same PC and not another. Who knows what

that may entail, but you better hope the person you get on the phone is having a good day.

       The second recently fired salvo from Microsoft was to remove its Java Virtual Machine (JVM) code from Windows XP. This code is needed to run Java applications. A result of its dispute with Sun Microsystems, this will cause users to have to download the JVM from Microsoft or others and install it separately in order to run this type application, which is very common on web sites.

       As the title says — Where will it end??

Add, Multiply, Cosine,

Tangent Calculations

       Sometimes you need to make a calculation even if you aren’t a math major. Windows provides you a decent package at Start, Programs, Accessories, Calculator. At first glance it appears as most other calculators. But if you Click on View, Scientific you get a whole other world. There you may make your astronomical orbit calculations — but please double‑check them elsewhere before you launch me off the globe. Sorry, but there is no print function for it.

Backspace up a Level

       While working with files in Windows Explorer or My Computer, most of us probably use the Up One Level icon button to return to the parent folder of wherever we are. Next time, before grabbing your mouse, hit the Backspace key. You may hit it repeatedly and keep backing up one level at a time.

Big Screen Surfing

       Some people just can’t seem to get enough screen space while surfing the web. If you really and truly want to totally maximize your viewing space, then try this. Start off by going to what Internet Explorer calls Full Screen (but as we will see it actually isn’t). You can do this by clicking on the Full Screen icon in the Internet Explorer toolbar, or simply using the F11 key to toggle back and forth to “Full Screen.” When you do that you still leave the toolbar at the top of your screen. To remove this last vestige of real estate thievery, right‑click in a vacant area of that toolbar and select AutoHide. It will work the same as if you AutoHide your Windows Taskbar. To have it appear, just move your cursor to the top of your screen. To retrieve it, as before, right‑click in a vacant area of that toolbar and unselect AutoHide.

Picture this — Screen Captures

       It is sometime desirable to capture an image of your screen to show someone something that may be hard to describe. You may wish to include the image in an email or printed document. Two basic techniques are available. The first is to merely press the Print Screen key on your keyboard. As you will see, that really doesn’t cause your printer to print out a copy of your screen image. What it actually does is cause a copy of that image to be put on your Clipboard (the same behind‑the‑scenes storage area used by Windows when you do a copy and paste operation). From there you may paste the image into an email or any document. The second basic technique is to hold down the ALT key when you press the Print Screen key. That creates a copy of only the active window on your screen (the one with the blue title bar showing) when you have more than one window open on your screen. Beyond this, there are several good print capture software applications available. I particularly like SnagIt . It is available as shareware from at http://www.techsmith .com/. It has numerous features for thumbnail images, retouching, callout notations, etc.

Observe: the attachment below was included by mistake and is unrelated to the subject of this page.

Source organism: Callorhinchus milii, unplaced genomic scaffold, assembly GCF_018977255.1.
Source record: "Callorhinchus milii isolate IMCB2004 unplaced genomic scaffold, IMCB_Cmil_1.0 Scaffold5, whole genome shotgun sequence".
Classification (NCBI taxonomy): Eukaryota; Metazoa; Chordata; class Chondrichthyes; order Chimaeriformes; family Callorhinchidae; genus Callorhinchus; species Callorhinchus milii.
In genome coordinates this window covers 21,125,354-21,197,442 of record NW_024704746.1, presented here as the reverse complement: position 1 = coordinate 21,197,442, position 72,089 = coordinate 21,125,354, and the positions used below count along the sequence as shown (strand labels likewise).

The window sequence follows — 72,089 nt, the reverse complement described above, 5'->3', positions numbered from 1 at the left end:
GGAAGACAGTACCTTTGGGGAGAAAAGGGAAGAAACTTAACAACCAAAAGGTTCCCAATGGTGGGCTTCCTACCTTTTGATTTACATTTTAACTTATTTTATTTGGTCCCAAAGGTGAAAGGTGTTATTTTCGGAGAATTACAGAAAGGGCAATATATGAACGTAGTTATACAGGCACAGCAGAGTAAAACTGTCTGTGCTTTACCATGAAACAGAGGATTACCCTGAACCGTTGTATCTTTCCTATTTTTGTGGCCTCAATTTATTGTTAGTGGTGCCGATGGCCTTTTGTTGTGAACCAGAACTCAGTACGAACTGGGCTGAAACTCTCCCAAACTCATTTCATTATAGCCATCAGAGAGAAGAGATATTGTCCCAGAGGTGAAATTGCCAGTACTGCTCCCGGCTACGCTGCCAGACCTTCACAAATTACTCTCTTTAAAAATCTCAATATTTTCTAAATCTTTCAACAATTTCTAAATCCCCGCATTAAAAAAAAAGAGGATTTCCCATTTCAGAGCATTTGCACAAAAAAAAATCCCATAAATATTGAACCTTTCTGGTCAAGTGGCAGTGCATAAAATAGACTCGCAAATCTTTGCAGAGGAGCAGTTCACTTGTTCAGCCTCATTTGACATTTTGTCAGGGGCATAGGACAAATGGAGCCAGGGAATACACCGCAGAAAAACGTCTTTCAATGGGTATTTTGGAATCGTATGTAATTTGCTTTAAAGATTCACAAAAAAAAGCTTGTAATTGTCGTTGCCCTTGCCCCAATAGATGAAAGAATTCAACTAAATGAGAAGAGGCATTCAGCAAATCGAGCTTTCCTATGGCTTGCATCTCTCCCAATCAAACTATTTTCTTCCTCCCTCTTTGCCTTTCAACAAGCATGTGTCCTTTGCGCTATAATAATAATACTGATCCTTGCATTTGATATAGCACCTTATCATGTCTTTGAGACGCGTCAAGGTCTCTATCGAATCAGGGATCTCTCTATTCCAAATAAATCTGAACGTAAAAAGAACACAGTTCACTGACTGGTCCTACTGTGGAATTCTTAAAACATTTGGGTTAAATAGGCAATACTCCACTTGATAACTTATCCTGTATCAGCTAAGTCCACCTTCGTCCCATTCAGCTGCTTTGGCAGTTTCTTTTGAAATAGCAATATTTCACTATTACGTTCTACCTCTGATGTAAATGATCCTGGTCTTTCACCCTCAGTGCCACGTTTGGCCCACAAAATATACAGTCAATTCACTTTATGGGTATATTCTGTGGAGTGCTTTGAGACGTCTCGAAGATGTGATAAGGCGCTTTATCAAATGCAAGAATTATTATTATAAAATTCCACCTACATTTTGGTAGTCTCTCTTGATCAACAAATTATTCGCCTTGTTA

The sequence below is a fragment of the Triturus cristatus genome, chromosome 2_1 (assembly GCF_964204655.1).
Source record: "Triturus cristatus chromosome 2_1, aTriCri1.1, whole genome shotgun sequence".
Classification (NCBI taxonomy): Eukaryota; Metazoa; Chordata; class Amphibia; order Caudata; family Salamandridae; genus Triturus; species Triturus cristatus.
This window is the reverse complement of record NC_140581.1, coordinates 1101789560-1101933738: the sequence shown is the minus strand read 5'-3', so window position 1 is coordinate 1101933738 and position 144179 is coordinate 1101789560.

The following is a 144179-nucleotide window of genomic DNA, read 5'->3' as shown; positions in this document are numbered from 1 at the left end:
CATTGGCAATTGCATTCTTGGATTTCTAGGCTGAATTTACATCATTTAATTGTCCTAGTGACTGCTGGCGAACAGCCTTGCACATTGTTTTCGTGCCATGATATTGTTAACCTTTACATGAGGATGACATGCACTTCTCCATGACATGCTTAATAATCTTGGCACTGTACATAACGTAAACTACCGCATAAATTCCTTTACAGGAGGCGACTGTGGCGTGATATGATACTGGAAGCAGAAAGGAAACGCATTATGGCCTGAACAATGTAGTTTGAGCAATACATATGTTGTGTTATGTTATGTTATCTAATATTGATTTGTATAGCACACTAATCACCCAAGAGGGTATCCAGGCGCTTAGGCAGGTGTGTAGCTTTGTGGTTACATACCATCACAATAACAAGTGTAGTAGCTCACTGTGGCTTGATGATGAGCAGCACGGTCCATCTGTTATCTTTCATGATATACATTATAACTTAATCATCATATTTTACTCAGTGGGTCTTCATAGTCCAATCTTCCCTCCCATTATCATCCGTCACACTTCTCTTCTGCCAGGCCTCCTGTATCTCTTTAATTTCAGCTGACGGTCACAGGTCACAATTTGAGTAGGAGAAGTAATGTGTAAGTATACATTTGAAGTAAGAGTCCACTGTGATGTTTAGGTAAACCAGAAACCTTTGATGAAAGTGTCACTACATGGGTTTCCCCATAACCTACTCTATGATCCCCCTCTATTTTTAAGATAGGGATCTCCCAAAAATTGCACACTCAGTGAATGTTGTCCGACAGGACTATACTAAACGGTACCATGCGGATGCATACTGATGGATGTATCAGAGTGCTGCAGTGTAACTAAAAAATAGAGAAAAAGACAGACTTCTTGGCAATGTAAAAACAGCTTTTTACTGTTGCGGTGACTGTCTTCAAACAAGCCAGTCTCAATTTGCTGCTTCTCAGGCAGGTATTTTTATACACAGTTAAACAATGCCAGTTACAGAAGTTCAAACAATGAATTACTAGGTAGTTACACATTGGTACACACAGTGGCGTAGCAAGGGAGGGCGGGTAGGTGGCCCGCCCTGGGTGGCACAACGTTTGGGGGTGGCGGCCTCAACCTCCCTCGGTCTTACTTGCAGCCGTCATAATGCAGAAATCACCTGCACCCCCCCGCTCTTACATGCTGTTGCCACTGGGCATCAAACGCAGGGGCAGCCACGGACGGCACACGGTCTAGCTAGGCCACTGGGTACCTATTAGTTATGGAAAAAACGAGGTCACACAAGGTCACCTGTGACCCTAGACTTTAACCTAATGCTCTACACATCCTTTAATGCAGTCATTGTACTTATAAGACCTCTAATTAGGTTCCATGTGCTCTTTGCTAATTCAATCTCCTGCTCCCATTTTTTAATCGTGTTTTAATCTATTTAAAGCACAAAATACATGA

Reprinted from the October issue of HAL PC Magazine. Tom Lassiter is a computer trainer and former HAL‑PC board member. He may be reached at jamesl@hal‑pc.org.



From the Deals Guy

by Bob Click

Greater Orlando

Computer Users Group

What a Loss To User Groups


 was distressed to hear that Adobe may dismiss Louise Miller from the user group program. Louise has worked very hard for both Adobe and we user group people. The decision was not final at this writing, but in the user group community, Louise has made Adobe a house­hold name, and dismissal certainly doesn’t seem like a just reward for her hard work. Not only will Adobe be the loser, but user groups will also lose. I hope they find a spot for her without dismissal. I understand it’s a consolidation of Adobe’s user group activities, but I hope it doesn’t mean closing us out completely as Ambassadors for Adobe’s fine products.

       A few other hard-working friends have also gotten the ax for all their hard work during these slow economic times. Ever wonder why anybody should worry about doing a good job when they could be history at any given time, in spite of their best efforts? I guess conscientious employees will always give their best automatically.

A Moment of Carelessness

       I thought I had become pretty good at recognizing e-mail with a virus attachment, and I had, but I still found a way to get careless. At the time of my carelessness, I didn’t realize I had triggered a virus, but in the middle of the night I woke up realizing what I had done, and that was to click on a file that I actually should have remembered was virus infected. I’ll handle them in a different way and will try not to get in a hurry from now on. I’m sure it didn’t use my Eudora address book, but the Circam virus finds other places to get addresses to send a familiar-looking, but infected, file out to friends.

       I sent a message of warning to my address book people, but almost nobody in it had received an infected file. There were a few and I’m not sure where it found those addresses, but I thought perhaps in my trash bin, because I had about 40 returned messages with infected attachments that had addresses looking like the spam type I always delete. That would have been a perfect place to send those infected files, but alas, they all bounced back. The few friends who re­ceived an infected file were people I had communicated with recently so that may be a clue.